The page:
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    I have (admittedly small) scars on my right hand from the metal edged ruler used by a nun to whack me for inattentiveness (in 1979). Upon coming home with a bloody bandage on my hand, my mother asked “what did you do to deserve that?” In my life I received corporal punishment twice (at age 4–spanking from my mother—and the ruler incident above). They were memorable but not traumatic events. And no one back then batted an eye when I related the events to others. Clearly social mores have changed (and were not universal even then) but other than noting such a scene would obviously elicit a different reaction today, there’s not much more to be said about it within its time. Context matters.
     
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  11. fireproof78

    fireproof78 Fleet Admiral Admiral

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    Sometimes, but those instances are rare. I grew up with corporal punishment as did my sister, and my mom learned it was not necessary. What I have learned from studying psychology and mental health is that punishment is only short term and will not actually change the behavior, and that pain doesn't have to be physical but can be a loss of privilege or opportunity.

    No, I don't hold that all corporal punishment is abuse, but I think it is like the fats/sweets part of the food pyramid: seldomly used in small amounts.

    Not that humans are good at that.
     
  12. Nerys Myk

    Nerys Myk A Spock and a smile Premium Member

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    Thinking back, I was probably traumatized by a teacher who grabbed my arm and shook me for talking in class (Second grade, I think). I pretty much stayed quiet for the rest of the time I was in school.
     
  13. JD

    JD Fleet Admiral Admiral

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    Wow, I'm really not a fan of that attitude at all, I'm pretty sure it's been proven that pain really doesn't work all that well. And if you are OK with treating other human beings like that, I don't even want to imagine what you must do to any animals who misbehave around you.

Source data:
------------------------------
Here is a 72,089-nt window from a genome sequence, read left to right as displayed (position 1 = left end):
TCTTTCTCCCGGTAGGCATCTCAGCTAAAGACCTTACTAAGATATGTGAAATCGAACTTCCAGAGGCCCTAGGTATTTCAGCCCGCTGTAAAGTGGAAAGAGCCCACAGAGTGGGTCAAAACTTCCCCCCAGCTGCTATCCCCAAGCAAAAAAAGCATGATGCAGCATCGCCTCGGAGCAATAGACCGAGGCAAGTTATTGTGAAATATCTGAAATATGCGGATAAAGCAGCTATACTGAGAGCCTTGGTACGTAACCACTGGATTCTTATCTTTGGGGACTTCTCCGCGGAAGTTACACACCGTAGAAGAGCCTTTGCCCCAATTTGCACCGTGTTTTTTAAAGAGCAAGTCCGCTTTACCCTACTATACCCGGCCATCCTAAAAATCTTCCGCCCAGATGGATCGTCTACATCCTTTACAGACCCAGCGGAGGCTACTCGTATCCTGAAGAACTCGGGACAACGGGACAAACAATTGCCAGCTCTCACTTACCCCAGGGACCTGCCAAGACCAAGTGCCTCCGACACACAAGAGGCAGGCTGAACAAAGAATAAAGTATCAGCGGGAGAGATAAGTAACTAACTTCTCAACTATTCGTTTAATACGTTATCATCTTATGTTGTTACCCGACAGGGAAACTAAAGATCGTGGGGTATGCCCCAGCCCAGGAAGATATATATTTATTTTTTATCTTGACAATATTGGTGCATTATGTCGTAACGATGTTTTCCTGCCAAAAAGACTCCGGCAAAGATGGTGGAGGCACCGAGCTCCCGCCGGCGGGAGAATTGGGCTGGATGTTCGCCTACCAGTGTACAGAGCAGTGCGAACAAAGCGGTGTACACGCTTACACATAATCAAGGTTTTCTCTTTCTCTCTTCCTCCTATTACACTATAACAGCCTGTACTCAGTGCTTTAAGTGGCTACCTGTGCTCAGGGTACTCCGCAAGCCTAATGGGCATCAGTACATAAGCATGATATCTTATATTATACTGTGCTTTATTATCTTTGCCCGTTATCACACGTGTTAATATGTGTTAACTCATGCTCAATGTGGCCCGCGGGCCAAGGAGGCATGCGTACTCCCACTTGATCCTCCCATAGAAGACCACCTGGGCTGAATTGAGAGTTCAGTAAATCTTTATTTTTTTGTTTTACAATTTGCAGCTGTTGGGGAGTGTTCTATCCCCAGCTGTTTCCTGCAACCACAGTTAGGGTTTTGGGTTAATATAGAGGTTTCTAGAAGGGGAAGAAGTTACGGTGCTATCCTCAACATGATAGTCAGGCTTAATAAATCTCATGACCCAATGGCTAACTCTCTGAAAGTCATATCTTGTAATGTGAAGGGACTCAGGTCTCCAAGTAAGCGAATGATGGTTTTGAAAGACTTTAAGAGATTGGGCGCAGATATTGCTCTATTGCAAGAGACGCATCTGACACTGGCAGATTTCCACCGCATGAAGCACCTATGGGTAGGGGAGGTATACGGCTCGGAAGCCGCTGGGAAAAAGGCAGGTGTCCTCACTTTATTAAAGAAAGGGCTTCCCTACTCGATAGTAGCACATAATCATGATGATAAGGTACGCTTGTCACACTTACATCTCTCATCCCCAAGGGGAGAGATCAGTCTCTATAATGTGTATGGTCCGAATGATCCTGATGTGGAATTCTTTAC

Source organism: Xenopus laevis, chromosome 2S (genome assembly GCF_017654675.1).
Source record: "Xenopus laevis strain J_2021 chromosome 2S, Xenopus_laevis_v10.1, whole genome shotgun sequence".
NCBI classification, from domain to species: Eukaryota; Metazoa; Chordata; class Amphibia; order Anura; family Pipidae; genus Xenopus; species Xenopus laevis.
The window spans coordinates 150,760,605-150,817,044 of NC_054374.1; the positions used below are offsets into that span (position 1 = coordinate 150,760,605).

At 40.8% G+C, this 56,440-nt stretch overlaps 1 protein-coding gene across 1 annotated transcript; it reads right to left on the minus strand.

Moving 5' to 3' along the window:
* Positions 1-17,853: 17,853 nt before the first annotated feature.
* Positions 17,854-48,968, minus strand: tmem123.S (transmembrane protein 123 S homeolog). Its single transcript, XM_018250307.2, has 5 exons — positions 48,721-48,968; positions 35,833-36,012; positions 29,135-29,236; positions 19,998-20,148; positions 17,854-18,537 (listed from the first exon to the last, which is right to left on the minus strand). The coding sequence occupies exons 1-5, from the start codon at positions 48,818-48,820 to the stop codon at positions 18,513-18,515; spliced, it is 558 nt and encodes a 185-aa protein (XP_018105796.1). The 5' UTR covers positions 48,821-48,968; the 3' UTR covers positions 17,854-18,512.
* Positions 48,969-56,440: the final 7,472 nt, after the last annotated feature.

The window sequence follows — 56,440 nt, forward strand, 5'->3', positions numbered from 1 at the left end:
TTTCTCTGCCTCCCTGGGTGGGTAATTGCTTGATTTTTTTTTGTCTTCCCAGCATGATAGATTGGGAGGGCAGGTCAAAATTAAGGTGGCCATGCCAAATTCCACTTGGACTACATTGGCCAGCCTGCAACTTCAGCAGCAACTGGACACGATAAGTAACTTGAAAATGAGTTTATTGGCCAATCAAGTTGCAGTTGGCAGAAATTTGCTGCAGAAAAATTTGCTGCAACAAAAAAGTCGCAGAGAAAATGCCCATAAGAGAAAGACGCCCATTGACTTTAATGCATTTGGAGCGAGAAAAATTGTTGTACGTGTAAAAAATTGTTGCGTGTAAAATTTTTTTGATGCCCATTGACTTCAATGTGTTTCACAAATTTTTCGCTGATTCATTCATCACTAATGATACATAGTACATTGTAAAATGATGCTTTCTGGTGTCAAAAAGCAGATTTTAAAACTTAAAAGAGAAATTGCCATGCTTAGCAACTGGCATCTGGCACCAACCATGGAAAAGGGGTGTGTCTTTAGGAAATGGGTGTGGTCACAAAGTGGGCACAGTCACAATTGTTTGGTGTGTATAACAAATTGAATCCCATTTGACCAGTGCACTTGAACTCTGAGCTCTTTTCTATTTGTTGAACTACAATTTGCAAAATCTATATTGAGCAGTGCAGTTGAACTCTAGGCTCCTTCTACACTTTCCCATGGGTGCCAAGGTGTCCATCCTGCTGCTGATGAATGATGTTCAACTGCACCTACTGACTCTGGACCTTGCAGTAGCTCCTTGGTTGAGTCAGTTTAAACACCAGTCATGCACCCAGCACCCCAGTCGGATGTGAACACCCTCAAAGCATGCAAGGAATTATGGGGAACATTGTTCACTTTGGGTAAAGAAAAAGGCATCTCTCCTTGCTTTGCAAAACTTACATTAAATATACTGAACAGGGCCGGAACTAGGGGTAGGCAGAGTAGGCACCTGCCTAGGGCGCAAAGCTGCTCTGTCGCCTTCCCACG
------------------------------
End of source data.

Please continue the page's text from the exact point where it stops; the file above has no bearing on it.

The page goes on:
14. Moviefan2k4

    Moviefan2k4 Captain Red Shirt

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    I've never been a "pet person", but I don't go out of my way to abuse them either. I am honestly confused though, by people who treat them as substitutes for children.

    As for my attitude regarding physical punishment, it largely comes from my own experiences. Some of my elders would occasionally make me sit in the corner, when I did something wrong...but more often than not they broke out the belt and whipped my ass. My aunt Betty preferred using a fly swatter, right on the back of the legs - that definitely left an impression.

    My overall point was that parents need to stop acting like they're equal at all times to their own kids - they're not. You're the parent, and they're the child. They need your guidance, but also some "tough love" at times. So step up, quit being scared of what they will briefly think of you, and take charge.
     
  15. HotRod

    HotRod Commodore Commodore

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    No.
     
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  16. JD

    JD Fleet Admiral Admiral

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    OK, I'm honestly not quite sure what to make of this part of your post it's not exactly denying that would hurt them if given the opportunity.
    It's about the bond and the emotional connections we make with them. I refer to our dogs as my brother and sister, and there are several horses that I visit on my daily walks that I consider my friends.
     
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  17. HotRod

    HotRod Commodore Commodore

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    We personally go with "Fur Babies." Two cats and a Beagle.
     
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  18. JD

    JD Fleet Admiral Admiral

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    Technically there my mom's dogs, so if they're her fur babies, that would make them my fur siblings.
     
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  19. theenglish

    theenglish Vice Admiral Admiral

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    Where I grew up in Canada, physical punishment at school was allowed--and I'm sure there were regulations--until 1980.
     
  20. Lordcommanderdarkwolf

    Lordcommanderdarkwolf Commander Red Shirt

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    As my mum often says if they do it to an animal they will do it to a person.